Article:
There’s no denying that the trek on La Bestia through Mexico is traumatizing on various levels. But it’s also important to point out that this novel is also full of hope. One passage that stands out happens between Soledad, a woman in charge of a shelter in Mexico, and Pequeña. Soledad says, “You must always remember your name. Say it to yourself. You cannot forget who you are. La Bestia, the wind, a lot of people on the other side, they will try to make you forget. They will try to erase you. But you must always remember” (Torres Sanchez 208). Soledad ends this affirmation by repeating Pequeña’s given name. The act of remembering one’s name is also tied to family history, to culture, and to a sense of self. Soledad reassures Pequeña that what she knows about being an outsider is true–there will be those who “will try to erase you.” But she also encourages Pequeña that as long as she knows who she is, erasure is not an option. This naming scene is in contrast to an earlier scene in the novel, part of Torres Sanchez’s magic with repetition, where Pequeña comments on how the world tries to make her small, even her name is small (Torres Sanchez 12). Having Pequeña declare her given name and leave her nickname behind is an act of defiance to society’s attempt to make her small or to erase her entirely.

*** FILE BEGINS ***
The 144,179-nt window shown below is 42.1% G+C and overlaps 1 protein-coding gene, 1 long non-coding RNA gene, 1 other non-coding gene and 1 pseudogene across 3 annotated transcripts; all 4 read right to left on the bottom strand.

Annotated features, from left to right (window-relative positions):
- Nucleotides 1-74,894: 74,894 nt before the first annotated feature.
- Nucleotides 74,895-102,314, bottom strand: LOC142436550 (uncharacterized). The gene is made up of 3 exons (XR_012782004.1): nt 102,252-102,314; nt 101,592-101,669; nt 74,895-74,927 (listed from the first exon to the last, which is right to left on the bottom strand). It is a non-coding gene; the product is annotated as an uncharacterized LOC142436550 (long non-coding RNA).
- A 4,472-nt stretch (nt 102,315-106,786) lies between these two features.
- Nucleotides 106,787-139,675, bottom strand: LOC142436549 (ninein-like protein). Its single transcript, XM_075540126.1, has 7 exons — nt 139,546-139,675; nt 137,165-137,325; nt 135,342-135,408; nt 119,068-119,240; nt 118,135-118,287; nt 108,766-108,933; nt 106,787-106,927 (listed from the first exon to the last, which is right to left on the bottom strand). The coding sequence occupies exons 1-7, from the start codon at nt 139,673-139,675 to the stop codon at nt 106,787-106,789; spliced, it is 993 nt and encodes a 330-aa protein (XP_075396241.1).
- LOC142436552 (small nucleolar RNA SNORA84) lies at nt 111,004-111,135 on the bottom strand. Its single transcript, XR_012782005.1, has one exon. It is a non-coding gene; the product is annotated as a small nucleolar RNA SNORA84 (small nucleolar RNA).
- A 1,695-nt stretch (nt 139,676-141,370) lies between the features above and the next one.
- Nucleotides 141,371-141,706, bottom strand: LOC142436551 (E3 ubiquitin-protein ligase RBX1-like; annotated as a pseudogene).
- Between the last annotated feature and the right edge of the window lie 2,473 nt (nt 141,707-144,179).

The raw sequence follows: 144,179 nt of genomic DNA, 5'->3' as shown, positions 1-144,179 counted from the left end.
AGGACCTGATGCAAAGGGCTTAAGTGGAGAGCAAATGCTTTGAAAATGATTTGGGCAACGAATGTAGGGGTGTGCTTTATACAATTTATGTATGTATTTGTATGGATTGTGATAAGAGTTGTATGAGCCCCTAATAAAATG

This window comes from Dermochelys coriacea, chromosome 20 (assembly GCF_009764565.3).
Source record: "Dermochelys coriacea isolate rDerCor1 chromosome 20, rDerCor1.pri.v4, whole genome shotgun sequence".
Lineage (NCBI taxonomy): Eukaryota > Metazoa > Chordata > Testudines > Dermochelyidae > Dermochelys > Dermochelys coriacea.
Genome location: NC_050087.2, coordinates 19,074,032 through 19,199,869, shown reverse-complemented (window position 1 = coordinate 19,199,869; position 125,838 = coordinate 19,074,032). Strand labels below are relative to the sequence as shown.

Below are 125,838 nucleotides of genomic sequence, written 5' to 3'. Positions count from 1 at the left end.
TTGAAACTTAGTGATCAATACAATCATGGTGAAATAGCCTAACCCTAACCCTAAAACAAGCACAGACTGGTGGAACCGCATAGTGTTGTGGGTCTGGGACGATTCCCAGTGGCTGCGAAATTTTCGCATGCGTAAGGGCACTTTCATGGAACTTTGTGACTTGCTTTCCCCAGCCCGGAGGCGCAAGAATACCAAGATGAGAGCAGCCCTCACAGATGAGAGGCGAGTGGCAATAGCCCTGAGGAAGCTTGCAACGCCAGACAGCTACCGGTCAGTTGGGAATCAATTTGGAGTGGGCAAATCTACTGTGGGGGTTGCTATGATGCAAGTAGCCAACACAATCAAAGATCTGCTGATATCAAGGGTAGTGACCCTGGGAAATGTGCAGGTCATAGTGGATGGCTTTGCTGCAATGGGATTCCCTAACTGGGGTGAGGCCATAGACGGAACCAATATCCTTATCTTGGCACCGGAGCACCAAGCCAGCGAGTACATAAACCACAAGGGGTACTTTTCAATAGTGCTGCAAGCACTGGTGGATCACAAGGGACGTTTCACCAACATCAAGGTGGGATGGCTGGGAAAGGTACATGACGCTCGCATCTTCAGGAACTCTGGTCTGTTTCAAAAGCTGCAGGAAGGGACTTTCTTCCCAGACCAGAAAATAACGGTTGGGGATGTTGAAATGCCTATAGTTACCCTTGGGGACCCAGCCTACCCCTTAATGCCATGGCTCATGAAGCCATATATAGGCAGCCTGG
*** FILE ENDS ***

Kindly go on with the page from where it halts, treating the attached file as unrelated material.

Torres Sanchez has created tender and vulnerable characters with Chico, Pulga, and Pequeña. The authentic and harsh reality of this story is one of i(m)migrants fleeing violence and enduring violence for the sheer hope of a different possibility. We Are Not From Here is a beautiful and powerful must-read. Torres Sanchez tackles the story of three Guatemalan unaccompanied minors with compassion and fortitude.

Book Review: ¡Vamos! Let’s Go Eat by Raúl the Third with color by Elaine Bay

Review by Sonia Alejandra Rodríguez, PhD and Ingrid Campos

Originally posted on Latinxs in Kid Lit

OUR TWO CENTS: ¡Vamos! Let’s Go Eat by Raúl the Third with color by Elaine Bay centers Little Lobo, his dog Bernabé, and his rooster friend, Kooky Dooky. Little Lobo takes his delivery services to El Coliseo to meet Luchador star, El Toro, who asks Little Lobo to get lunch orders for him and all of his famished wrestling friends before the big show that night. Little Lobo, Bernabé, and Kooky Dooky visit different food trucks and food stands in the area to find some of their favorite Mexican dishes such as tacos, tamales, churros, aguas frescas, and many more delicious treats.